Helping Feral Cats- Trap-Neuter-Release Programs
We heard from the news how the increasing population of feral cats is affecting some people’s livelihood. They associate that an increase in free-roaming cats number causes an imbalance in the ecosystem and most people who are affected are the ones working on a farm. Even if it is a happy feeling to see cats around, it is good to control the feral cats population. Today, we will discuss how we can help decrease feral cats numbers and take care of the existing cats.
What Is A Feral Cat?
Feral cats are wild and they do not want to be touched by humans. Usually, these cats have lived their entire lives outdoors, with little human contact. The term “stray cat” is reserved for cats that have either been abandoned by an owner or wandered from home. “Feral Cat and Stray cat as a label” are not interchangeable.
Can Feral Cats Be Tamed?
Adult feral cats do better if they live out their lives outdoors, in their established territories. Many of these cats have lived most of their lives in their territories and moving them is not usually successful. The feral cats will only try to return to their former home when you try to move them. The bond between individual cats is intense and moving one wildcat causes depression and loneliness for the rest of the feral in the group. The kittens (under 8 – 10 weeks) can be tamed and adopted to suitable homes. The adult feral cats may bond to one or two caretakers but are usually not adoptable.
What Is Trap-Neuter-Return (TNR)?
TNR is a program that humanely traps, sterilizes, then releases cats back into their original territory. The cats are checked if they had Feline leukemia and feline AIDS and given a rabies vaccination before they are released. The left ear is tipped, so the neutered cats are quickly recognized. Volunteers commit to caring for cat colonies by providing food, water, and shelter. The goal of the TNR program is to reduce the feral cat population while keeping the existing feral cats healthy.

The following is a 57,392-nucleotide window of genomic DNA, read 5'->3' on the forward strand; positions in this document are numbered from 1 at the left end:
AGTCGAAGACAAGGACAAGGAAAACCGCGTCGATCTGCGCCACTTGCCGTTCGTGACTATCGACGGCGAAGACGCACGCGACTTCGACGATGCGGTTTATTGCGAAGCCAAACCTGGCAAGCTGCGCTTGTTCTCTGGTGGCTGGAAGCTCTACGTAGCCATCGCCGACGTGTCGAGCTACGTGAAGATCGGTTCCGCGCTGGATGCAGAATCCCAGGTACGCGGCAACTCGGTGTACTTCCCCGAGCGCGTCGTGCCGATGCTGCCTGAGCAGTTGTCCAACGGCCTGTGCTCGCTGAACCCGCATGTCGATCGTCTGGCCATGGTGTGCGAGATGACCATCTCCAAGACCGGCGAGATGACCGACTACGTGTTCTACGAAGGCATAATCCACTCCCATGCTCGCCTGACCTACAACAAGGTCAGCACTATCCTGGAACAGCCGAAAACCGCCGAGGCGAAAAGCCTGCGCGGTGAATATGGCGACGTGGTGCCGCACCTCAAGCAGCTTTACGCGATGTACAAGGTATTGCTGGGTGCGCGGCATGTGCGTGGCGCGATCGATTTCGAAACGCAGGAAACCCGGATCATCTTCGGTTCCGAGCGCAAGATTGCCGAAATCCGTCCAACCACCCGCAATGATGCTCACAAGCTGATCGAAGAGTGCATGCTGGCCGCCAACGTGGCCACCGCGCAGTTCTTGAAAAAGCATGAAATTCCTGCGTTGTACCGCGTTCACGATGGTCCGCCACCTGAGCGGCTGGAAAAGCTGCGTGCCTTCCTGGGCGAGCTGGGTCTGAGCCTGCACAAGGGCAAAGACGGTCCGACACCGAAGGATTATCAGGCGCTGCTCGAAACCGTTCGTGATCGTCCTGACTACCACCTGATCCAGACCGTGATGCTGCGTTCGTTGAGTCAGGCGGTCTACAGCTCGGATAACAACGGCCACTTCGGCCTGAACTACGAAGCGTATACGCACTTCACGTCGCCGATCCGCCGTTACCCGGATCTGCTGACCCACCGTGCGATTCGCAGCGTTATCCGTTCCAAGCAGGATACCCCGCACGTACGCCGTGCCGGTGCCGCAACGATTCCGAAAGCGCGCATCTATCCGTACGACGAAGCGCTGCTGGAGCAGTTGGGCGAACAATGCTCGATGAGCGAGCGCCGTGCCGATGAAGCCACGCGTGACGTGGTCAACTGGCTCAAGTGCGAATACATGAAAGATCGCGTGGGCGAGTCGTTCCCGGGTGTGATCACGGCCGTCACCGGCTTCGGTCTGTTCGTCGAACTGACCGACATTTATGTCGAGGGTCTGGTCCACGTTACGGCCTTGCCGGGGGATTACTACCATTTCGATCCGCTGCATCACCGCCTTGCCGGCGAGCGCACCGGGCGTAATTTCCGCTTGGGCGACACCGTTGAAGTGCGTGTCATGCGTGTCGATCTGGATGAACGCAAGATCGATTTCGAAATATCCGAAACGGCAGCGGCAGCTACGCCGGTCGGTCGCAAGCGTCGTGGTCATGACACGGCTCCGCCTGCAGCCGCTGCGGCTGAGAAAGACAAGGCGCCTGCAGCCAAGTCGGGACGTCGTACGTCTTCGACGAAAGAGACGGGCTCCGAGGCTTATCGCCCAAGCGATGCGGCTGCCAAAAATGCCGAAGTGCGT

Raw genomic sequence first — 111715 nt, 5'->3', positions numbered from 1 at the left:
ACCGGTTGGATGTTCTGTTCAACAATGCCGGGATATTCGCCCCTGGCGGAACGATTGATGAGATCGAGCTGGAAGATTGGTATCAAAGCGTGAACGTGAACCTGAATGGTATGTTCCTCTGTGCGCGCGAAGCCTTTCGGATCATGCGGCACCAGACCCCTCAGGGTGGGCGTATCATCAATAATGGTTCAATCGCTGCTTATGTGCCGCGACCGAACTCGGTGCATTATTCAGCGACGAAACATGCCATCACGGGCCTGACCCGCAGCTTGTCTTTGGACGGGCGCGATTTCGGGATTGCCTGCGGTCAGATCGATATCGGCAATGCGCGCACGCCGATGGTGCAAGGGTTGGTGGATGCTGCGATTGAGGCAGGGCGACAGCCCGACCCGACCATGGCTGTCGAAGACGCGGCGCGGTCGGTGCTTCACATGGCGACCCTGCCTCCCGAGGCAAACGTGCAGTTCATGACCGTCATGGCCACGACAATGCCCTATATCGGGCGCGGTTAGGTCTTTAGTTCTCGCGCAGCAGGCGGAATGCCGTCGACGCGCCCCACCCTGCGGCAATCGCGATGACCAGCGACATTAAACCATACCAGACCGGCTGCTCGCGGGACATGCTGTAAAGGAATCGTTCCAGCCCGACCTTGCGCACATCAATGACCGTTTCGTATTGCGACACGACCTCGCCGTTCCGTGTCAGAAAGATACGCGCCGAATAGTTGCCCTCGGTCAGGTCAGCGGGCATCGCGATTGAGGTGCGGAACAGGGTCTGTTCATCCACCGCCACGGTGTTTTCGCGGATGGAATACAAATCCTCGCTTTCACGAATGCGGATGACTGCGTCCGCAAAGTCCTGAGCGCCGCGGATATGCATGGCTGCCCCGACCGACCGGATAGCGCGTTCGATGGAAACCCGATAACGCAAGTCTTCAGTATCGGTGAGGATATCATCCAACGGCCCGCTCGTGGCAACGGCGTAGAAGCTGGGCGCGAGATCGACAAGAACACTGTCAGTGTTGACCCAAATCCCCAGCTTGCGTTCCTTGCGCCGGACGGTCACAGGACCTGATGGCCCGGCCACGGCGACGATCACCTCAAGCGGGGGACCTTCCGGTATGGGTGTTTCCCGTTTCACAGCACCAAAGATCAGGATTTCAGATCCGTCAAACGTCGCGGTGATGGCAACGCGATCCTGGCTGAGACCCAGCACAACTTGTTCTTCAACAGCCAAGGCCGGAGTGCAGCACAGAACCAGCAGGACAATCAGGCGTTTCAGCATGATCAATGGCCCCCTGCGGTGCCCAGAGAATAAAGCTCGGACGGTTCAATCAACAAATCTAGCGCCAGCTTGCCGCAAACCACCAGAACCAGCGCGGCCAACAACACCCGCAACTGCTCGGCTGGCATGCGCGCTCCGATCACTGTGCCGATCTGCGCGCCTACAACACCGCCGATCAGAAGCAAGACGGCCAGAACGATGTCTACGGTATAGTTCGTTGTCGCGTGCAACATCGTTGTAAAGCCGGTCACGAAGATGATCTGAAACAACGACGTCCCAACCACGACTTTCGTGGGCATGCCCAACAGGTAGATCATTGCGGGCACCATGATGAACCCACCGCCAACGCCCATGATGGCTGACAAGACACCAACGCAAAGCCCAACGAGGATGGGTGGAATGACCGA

More Facts About Feral Cats And TNR:
• Removing these cats does not work. New cats move into the area, and a new colony is quickly established.
• With TNR, breeding stops and populations are reduced.
• Bad behaviors like yowling, spraying, and fighting is diminished after the cats are spayed or neutered.
• The cats are kept healthy with food, water, and veterinary care is provided by volunteers.
• The cats that are taken to shelters are seen as un-adoptable.
• Feral cats have adapted to living outdoors. They are not miserable, and most feral cats are healthy.
• TNR programs are endorsed by the The American Society for the Prevention of Cruelty to Animals (ASPCA), The American Animal Hospital Association (AAHA), Best Friends Animal Sanctuary, and the Cat Fanciers’ Association.
How To Help:
If you have the passion for helping animals especially the feral cats, you may check on Alley Cat Allies or Alley Cat Advocates as they provide information about starting TNR programs. Local veterinarians can also put you in contact with rescuers that are already in the process of working with feral cats, and these group of rescuers are always looking for new volunteers and much-needed donations. However, If you do not know any local veterinarian, you may also check social media platforms like Facebook where you can search for a cat rescue TNR Programs/Groups that are available in your area and when you decide to take part, you can join these groups and provide your time as a volunteer, or you can donate cash, food or anything that will help.
With the help of everyone, the people who are passionate about helping control Feral cats population by doing some TNR programs and the cat organizations who advocate TNR programs, the number of the feral cats will decrease. Even if we know that feral cats are best off in the wild, it is somehow heartbreaking that these cats do not have the chance of experiencing the love from a human. I should say that it is best to control their population in general and help the ones who are living to become healthy even if we have very limited chance to care for them.